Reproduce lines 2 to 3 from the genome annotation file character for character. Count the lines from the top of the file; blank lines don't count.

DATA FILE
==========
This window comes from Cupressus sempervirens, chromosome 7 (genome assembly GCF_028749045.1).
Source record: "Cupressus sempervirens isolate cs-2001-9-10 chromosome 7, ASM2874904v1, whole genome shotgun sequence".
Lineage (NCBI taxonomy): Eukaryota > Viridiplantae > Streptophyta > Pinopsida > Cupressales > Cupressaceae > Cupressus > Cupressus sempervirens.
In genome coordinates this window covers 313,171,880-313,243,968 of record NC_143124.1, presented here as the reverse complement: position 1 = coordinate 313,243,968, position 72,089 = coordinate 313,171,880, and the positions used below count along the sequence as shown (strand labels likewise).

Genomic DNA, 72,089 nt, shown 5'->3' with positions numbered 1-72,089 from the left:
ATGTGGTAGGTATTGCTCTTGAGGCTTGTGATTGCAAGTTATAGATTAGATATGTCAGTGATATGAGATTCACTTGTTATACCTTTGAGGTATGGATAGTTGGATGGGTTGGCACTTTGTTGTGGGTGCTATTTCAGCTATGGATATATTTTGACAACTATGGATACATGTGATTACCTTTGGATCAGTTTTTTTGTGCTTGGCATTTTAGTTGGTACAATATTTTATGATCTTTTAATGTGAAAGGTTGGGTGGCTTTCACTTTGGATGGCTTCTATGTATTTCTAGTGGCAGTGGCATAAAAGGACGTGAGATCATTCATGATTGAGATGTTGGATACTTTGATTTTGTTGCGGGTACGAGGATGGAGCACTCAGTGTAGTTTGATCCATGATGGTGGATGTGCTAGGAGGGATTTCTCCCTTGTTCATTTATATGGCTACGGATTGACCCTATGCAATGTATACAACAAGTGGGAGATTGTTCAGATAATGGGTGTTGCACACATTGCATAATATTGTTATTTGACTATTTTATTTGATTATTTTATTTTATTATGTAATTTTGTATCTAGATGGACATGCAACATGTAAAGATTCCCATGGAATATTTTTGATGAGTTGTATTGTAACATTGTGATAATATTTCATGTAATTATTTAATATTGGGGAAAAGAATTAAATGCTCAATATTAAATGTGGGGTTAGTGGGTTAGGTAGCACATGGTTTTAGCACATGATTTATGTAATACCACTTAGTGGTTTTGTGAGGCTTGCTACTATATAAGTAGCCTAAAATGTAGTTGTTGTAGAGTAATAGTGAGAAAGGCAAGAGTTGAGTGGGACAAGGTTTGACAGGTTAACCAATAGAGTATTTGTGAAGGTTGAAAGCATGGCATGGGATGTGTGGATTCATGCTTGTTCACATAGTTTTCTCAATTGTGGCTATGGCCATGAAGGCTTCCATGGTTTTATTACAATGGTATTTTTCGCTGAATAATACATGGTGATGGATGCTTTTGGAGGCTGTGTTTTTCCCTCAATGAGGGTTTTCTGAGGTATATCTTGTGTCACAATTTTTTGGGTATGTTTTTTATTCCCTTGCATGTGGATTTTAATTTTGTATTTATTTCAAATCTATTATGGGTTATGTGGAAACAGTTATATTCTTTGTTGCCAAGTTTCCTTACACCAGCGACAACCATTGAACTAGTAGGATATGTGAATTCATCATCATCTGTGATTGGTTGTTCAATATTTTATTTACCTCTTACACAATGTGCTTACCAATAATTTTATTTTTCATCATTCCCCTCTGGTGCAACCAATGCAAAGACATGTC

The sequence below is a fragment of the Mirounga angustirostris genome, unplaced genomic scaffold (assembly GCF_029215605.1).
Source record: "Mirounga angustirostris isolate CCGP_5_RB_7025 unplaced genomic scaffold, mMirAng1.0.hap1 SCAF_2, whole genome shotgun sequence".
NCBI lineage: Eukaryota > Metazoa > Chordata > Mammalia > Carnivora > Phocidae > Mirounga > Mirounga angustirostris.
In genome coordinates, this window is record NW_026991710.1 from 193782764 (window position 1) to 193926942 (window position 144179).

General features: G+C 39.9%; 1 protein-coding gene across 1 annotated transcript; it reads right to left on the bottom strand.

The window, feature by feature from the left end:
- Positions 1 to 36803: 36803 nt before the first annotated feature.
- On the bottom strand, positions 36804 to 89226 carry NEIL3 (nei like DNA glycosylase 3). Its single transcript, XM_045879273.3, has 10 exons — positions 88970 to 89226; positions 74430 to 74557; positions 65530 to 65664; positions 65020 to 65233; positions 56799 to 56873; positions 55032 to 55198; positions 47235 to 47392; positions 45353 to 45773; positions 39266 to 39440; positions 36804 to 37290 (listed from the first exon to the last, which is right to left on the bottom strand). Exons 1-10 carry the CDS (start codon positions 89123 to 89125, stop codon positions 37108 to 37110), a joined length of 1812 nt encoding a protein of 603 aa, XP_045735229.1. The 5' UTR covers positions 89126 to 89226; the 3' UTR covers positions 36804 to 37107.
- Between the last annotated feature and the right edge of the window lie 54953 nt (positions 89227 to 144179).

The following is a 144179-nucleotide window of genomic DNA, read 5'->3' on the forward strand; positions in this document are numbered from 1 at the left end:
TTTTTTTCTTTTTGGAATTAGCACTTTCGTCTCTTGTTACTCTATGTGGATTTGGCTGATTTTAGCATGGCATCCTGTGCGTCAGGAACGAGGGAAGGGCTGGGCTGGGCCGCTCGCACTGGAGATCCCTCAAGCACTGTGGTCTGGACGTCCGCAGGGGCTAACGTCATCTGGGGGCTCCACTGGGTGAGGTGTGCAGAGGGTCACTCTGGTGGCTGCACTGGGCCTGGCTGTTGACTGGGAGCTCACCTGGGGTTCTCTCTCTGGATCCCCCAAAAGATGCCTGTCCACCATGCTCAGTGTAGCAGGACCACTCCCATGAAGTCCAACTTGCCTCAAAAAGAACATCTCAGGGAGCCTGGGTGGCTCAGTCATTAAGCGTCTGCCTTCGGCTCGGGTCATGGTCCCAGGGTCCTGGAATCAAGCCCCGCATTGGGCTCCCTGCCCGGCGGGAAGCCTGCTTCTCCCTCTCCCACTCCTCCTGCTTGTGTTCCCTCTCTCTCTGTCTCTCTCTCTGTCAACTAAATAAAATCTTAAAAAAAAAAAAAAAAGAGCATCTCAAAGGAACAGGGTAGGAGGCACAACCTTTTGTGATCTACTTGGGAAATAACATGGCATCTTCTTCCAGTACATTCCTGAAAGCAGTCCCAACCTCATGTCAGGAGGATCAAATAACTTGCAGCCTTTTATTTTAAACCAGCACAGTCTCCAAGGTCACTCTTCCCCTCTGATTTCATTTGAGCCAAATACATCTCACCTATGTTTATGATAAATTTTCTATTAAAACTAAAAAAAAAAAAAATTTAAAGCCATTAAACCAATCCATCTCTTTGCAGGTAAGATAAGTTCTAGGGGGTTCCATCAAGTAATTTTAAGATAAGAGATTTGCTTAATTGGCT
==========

Source record: "Cupressus sempervirens isolate cs-2001-9-10 chromosome 7, ASM2874904v1, whole genome shotgun sequence".
Lineage (NCBI taxonomy): Eukaryota > Viridiplantae > Streptophyta > Pinopsida > Cupressales > Cupressaceae > Cupressus > Cupressus sempervirens.